Notice Periods

[Updated 06/04/2022]

Notice Periods ~/

Minimum periods are set by statute but an employer may give and require longer periods than the statutory periods of notice.

Always check your written particulars/statement of terms for your notice periods

Notice and Pay to be Given to an Employee ~/

Statutory entitlement is based upon the length of continuous service with the employer:

–  Under 1 month’s service – no statutory notice requirement
–  Between 1 month and up to 2 year’s service  = notice of 1 week
–  2 year’s continuous service = notice of 2 weeks
–  3 year’s continuous service = notice of 3 weeks
–  4 year’s continuous service = notice of 4 weeks

After 2 years service, the notice period increases by 1 week for each complete year of continuous service until the maximum notice entitlement is reached of 12 weeks for 12 or more years continuous service.

The maximum amount that an employer must pay under statute is 12 weeks pay capped at £571 a week = £6,852 (£6,528)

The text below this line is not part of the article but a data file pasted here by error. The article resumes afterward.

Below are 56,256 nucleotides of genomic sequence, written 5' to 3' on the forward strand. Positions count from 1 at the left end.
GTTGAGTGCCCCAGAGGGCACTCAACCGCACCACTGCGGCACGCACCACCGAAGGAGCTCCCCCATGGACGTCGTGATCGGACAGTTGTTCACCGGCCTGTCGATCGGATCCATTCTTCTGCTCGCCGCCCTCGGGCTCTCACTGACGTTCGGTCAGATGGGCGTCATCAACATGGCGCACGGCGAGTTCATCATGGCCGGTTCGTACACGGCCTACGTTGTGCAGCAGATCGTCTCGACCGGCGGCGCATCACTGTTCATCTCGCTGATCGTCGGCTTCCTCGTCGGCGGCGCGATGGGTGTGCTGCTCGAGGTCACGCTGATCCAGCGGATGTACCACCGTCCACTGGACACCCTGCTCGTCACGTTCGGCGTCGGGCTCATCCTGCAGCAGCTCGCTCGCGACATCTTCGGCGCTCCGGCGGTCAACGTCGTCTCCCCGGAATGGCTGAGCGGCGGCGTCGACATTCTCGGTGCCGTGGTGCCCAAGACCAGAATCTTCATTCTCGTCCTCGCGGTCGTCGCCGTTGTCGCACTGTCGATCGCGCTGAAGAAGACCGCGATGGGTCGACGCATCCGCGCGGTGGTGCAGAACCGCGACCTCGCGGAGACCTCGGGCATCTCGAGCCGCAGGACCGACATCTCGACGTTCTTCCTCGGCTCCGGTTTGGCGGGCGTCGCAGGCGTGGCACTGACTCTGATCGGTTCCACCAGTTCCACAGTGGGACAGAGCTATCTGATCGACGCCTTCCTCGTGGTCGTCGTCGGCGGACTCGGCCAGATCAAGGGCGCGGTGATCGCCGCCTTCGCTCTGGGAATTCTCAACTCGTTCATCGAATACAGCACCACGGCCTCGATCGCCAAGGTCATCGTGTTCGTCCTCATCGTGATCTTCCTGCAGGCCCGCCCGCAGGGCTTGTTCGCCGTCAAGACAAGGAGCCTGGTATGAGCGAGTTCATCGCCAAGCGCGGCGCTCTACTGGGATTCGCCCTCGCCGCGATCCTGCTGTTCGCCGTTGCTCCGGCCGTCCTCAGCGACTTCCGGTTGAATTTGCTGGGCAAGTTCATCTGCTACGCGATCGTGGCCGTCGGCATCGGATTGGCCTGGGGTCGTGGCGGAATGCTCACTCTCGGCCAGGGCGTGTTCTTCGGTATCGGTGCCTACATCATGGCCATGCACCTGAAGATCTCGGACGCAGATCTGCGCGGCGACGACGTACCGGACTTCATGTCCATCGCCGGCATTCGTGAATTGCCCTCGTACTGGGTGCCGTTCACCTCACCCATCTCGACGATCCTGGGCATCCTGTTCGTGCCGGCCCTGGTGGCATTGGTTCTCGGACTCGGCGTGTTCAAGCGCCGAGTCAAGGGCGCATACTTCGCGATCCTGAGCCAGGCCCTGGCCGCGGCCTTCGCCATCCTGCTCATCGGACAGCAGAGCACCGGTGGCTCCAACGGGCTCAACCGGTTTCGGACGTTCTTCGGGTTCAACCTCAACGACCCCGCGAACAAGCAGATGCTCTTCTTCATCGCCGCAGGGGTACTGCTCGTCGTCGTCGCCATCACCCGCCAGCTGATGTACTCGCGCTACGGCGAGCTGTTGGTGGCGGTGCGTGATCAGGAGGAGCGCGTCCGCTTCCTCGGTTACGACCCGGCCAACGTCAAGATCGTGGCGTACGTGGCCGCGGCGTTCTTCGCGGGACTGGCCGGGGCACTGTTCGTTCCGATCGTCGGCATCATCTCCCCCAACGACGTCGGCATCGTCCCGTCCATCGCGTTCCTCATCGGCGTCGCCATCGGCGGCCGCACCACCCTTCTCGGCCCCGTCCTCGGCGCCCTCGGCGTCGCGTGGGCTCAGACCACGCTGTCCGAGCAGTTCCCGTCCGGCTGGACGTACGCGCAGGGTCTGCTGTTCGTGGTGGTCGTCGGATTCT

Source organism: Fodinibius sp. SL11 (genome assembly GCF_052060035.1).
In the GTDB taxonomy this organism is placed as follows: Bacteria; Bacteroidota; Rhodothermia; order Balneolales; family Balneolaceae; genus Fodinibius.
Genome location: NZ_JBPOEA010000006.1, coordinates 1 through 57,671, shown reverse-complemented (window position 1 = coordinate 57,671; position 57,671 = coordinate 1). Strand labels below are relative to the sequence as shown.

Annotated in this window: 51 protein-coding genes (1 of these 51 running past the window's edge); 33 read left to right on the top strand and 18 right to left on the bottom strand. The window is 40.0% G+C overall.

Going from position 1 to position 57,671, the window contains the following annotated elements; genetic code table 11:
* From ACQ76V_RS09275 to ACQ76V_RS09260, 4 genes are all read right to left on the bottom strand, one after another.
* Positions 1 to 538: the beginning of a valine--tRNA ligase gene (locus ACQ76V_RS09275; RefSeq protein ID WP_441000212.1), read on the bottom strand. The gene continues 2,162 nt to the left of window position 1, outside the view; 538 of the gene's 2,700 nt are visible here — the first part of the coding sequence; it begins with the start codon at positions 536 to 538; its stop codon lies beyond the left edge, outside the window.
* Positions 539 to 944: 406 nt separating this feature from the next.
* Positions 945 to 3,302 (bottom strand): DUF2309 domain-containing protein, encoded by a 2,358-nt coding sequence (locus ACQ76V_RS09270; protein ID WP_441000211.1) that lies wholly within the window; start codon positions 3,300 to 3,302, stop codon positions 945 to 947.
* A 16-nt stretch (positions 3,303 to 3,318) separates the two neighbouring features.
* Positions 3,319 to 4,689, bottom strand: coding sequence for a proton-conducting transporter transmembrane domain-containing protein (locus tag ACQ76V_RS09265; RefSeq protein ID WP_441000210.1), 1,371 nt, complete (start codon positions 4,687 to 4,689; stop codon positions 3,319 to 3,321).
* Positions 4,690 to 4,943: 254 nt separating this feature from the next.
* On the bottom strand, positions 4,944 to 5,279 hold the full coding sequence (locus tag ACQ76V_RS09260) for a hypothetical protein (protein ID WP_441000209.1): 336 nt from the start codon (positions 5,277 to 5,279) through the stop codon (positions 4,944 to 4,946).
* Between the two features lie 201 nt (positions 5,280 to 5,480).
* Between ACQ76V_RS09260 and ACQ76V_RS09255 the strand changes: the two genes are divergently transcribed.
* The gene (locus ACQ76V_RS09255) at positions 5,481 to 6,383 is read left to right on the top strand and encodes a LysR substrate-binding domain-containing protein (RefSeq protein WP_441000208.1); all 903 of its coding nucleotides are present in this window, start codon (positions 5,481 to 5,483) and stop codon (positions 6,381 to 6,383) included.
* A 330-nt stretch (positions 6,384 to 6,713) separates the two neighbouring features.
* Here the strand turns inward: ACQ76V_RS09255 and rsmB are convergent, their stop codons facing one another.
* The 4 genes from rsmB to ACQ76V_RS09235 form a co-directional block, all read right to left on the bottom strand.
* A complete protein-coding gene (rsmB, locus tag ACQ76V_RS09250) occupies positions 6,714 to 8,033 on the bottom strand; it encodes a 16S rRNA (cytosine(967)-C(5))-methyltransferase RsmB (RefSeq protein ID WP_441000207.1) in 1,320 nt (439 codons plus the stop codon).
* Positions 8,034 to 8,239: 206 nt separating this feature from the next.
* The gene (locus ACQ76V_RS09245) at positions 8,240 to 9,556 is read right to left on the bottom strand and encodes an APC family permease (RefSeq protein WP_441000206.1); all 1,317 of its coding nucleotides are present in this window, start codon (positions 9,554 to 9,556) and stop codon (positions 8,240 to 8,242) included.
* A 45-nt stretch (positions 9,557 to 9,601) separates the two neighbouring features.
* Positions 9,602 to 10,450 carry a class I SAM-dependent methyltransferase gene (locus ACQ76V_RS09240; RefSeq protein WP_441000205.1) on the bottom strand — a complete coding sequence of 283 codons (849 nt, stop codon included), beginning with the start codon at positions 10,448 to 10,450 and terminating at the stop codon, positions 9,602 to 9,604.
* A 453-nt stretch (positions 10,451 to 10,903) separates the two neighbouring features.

Tip – remember the minimum notice period in your terms of employment may be out of date simply because it states the notice period to be given when the individual started and thus will not reflect the fact that the individual may have worked more years of service.

Exceptions to the Above Periods

In some circumstances, the conduct of the employee may be so serious in terms of his act or omission that it warrants being treated as gross misconduct or negligence. In such as case, there may be a contractual term that allows the employer to dimiss without notice and without pay.

Statutory Notice Period to be Given to an Employer

The statutory requirement is:

–  Under one month’s continuous service = no period of notice required.
–  One month or more of continuous service = notice of 1 week.

The individual’s contract/written particulars of employment may set out longer notice periods which the employee is required to give to an employer